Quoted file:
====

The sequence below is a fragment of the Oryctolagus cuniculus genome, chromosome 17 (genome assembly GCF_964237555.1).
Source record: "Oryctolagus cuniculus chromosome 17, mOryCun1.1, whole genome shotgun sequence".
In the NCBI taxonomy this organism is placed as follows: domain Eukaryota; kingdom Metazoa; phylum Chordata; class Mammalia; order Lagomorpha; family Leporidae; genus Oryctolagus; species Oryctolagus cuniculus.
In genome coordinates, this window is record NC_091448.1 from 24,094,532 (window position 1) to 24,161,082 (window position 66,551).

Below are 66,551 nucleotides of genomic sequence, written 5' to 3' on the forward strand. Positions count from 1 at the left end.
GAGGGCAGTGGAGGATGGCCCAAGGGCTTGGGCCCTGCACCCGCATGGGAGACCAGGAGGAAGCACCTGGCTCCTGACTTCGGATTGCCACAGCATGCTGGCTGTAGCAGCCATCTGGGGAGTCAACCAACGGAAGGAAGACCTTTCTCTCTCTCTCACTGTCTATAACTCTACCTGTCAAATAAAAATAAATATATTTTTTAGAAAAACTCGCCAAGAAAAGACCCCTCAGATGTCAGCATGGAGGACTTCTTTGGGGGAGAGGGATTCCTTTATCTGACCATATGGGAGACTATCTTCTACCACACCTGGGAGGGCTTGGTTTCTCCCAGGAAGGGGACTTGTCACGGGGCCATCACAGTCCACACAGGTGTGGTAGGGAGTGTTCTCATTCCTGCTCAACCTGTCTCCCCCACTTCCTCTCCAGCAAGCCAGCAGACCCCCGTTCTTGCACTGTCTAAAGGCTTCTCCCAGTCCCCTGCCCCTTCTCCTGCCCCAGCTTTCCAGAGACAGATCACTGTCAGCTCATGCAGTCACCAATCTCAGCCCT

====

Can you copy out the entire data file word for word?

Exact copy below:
The sequence below is a fragment of the Oryctolagus cuniculus genome, chromosome 17 (genome assembly GCF_964237555.1).
Source record: "Oryctolagus cuniculus chromosome 17, mOryCun1.1, whole genome shotgun sequence".
In the NCBI taxonomy this organism is placed as follows: domain Eukaryota; kingdom Metazoa; phylum Chordata; class Mammalia; order Lagomorpha; family Leporidae; genus Oryctolagus; species Oryctolagus cuniculus.
In genome coordinates, this window is record NC_091448.1 from 24,094,532 (window position 1) to 24,161,082 (window position 66,551).

Below are 66,551 nucleotides of genomic sequence, written 5' to 3' on the forward strand. Positions count from 1 at the left end.
GAGGGCAGTGGAGGATGGCCCAAGGGCTTGGGCCCTGCACCCGCATGGGAGACCAGGAGGAAGCACCTGGCTCCTGACTTCGGATTGCCACAGCATGCTGGCTGTAGCAGCCATCTGGGGAGTCAACCAACGGAAGGAAGACCTTTCTCTCTCTCTCACTGTCTATAACTCTACCTGTCAAATAAAAATAAATATATTTTTTAGAAAAACTCGCCAAGAAAAGACCCCTCAGATGTCAGCATGGAGGACTTCTTTGGGGGAGAGGGATTCCTTTATCTGACCATATGGGAGACTATCTTCTACCACACCTGGGAGGGCTTGGTTTCTCCCAGGAAGGGGACTTGTCACGGGGCCATCACAGTCCACACAGGTGTGGTAGGGAGTGTTCTCATTCCTGCTCAACCTGTCTCCCCCACTTCCTCTCCAGCAAGCCAGCAGACCCCCGTTCTTGCACTGTCTAAAGGCTTCTCCCAGTCCCCTGCCCCTTCTCCTGCCCCAGCTTTCCAGAGACAGATCACTGTCAGCTCATGCAGTCACCAATCTCAGCCCT